AMD might not own the GPU performance crown, but it was able to snag away a significant portion of discrete graphics card share from Nvidia, and leapfrogged its rival in overall GPU shipments.
That's according to a fresh report from Jon Peddie Research (JPR), a market research and consulting firm that routinely tracks these things. For the second quarter of 2019, JPR's data has AMD owning a 17.2 percent of the GPU market, up an impressive 9.2 percent from the previous quarter.
Meanwhile, Nvidia stayed relatively flat at 16 percent (technically a 0.1 percent decline). Intel, on the other hand, lost 1.4 percent, but is still way out ahead with a lion's share of the GPU market at 66.9 percent.
Here's a breakdown of how things stand, versus last quarter and last year:
- AMD—17.2 percent (up 1.5 percent sequentially, up 2.4 percent YoY)
- Nvidia—16 percent (down 0.1 percent sequentially, down 1 percent YoY)
- Intel—66.9 percent (down 1.4 percent sequentially, down 1.4 percent YoY)
Bear in mind that these numbers include all computer graphics shipments (though not console GPUs), including AMD's accelerated processing units (APUs). That's why Intel is way out ahead—a large portion of its processors have integrated graphics, and it ships a lot more CPUs than AMD, especially once you factor in laptops.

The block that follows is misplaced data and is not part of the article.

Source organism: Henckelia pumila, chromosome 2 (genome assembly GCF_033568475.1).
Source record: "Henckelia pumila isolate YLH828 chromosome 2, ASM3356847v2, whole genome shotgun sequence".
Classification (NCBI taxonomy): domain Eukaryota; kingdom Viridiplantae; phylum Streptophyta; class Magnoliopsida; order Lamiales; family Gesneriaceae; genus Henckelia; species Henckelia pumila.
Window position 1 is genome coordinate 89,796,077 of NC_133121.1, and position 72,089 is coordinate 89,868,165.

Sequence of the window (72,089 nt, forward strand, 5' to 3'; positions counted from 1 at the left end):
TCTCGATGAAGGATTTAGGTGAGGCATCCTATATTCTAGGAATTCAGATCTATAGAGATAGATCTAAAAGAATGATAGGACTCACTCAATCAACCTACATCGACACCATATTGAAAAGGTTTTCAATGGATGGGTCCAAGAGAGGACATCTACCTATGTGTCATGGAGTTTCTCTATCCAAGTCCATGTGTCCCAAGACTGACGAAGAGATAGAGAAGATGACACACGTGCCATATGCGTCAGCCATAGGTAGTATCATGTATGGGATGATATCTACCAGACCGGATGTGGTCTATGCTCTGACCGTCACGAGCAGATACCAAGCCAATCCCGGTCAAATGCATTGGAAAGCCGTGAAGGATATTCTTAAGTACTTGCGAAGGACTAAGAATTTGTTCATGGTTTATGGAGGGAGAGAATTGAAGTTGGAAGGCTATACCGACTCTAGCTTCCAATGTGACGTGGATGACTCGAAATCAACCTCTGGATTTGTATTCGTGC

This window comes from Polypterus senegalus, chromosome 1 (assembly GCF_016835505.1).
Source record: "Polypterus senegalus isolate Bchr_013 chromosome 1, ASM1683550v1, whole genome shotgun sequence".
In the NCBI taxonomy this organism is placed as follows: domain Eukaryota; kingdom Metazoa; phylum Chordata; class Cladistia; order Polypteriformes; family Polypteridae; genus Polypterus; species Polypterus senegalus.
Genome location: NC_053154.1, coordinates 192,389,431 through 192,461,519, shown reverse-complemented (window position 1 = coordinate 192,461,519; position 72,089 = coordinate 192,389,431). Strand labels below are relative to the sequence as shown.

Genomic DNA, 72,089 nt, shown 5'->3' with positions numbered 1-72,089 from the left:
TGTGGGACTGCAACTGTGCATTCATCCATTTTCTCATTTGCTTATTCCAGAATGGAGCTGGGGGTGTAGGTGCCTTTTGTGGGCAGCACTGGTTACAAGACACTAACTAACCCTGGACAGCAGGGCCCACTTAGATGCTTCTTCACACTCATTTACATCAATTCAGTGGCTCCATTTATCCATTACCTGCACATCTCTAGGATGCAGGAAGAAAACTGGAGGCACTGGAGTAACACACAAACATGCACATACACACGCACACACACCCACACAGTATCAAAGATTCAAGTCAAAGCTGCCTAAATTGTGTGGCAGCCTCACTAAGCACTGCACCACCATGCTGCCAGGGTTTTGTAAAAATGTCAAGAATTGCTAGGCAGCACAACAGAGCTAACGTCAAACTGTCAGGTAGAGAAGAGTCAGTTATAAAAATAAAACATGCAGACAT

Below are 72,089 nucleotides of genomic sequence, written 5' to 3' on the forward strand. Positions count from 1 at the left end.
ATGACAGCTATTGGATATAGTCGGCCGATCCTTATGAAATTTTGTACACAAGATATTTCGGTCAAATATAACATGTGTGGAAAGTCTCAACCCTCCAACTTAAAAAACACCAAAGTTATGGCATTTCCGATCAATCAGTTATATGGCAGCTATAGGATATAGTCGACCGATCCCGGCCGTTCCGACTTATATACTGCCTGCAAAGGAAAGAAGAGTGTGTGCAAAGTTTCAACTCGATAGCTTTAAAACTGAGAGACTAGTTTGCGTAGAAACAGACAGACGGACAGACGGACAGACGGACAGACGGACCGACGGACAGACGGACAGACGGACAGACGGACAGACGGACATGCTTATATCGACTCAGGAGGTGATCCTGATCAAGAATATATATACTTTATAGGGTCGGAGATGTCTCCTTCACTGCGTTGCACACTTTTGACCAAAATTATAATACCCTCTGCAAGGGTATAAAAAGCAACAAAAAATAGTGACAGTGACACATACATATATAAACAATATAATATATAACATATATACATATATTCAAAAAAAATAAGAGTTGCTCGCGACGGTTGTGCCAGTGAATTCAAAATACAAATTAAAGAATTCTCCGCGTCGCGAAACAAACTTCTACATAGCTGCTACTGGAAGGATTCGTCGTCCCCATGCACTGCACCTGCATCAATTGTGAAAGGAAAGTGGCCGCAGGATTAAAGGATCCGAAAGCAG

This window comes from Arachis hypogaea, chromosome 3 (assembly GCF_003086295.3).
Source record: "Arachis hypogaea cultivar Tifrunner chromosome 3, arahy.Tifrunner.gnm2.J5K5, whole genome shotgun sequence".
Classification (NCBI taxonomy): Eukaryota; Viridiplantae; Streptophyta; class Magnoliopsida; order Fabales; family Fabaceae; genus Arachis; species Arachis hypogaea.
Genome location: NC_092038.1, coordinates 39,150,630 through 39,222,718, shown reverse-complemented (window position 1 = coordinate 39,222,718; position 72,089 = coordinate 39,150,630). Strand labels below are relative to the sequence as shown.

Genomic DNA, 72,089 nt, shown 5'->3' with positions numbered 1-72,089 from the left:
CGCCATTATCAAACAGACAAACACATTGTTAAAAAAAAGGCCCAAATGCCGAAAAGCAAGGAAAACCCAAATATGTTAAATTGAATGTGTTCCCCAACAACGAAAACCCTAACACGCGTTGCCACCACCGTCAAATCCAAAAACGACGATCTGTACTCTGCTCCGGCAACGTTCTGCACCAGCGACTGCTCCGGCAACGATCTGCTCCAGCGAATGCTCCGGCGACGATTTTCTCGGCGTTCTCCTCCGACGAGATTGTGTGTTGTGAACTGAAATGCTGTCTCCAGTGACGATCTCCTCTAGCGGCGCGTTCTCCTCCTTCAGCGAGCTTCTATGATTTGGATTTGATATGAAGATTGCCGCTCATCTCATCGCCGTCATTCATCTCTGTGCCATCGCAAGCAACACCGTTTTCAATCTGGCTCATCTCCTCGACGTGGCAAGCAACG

Still, AMD's rise is notable, given that it hasn't been ahead of Nvidia for the past five years. The recent gain was not all due to integrated GPUs, either.
When looking at graphics cards for desktop PCs, AMD now accounts for nearly a third of the market, at 32.1 percent. That still leaves Nvidia with a big majority at 67.9 percent, but if we go back just one quarter, AMD was sitting at 22.7 percent. That's a 9.4 percent jump from one quarter to the next. And if we go back to the end of the 2018, Nvidia was sitting at 81.2 percent.
The split is a little more lopsided in laptops, where Nvidia's discrete GPUs hold a 74 percent share to AMD's 26 percent.
Here's why Nvidia should be concerned. The discrete GPU figures take into account its GeForce RTX 20-series and GeForce GTX 16-series, both based on its latest Turing GPU architecture, but AMD's recently launched its Radeon RX 5700 series. Graphics cards based on AMD's Navi GPU came out in July.
Navi could very well add to AMD's momentum, both in overall and discrete GPU shipments. And this is all happening without the benefit of ray tracing support, as it pertains to AMD.
It's probably a bit optimistic to hope for a GPU price war, but hey, anything is possible.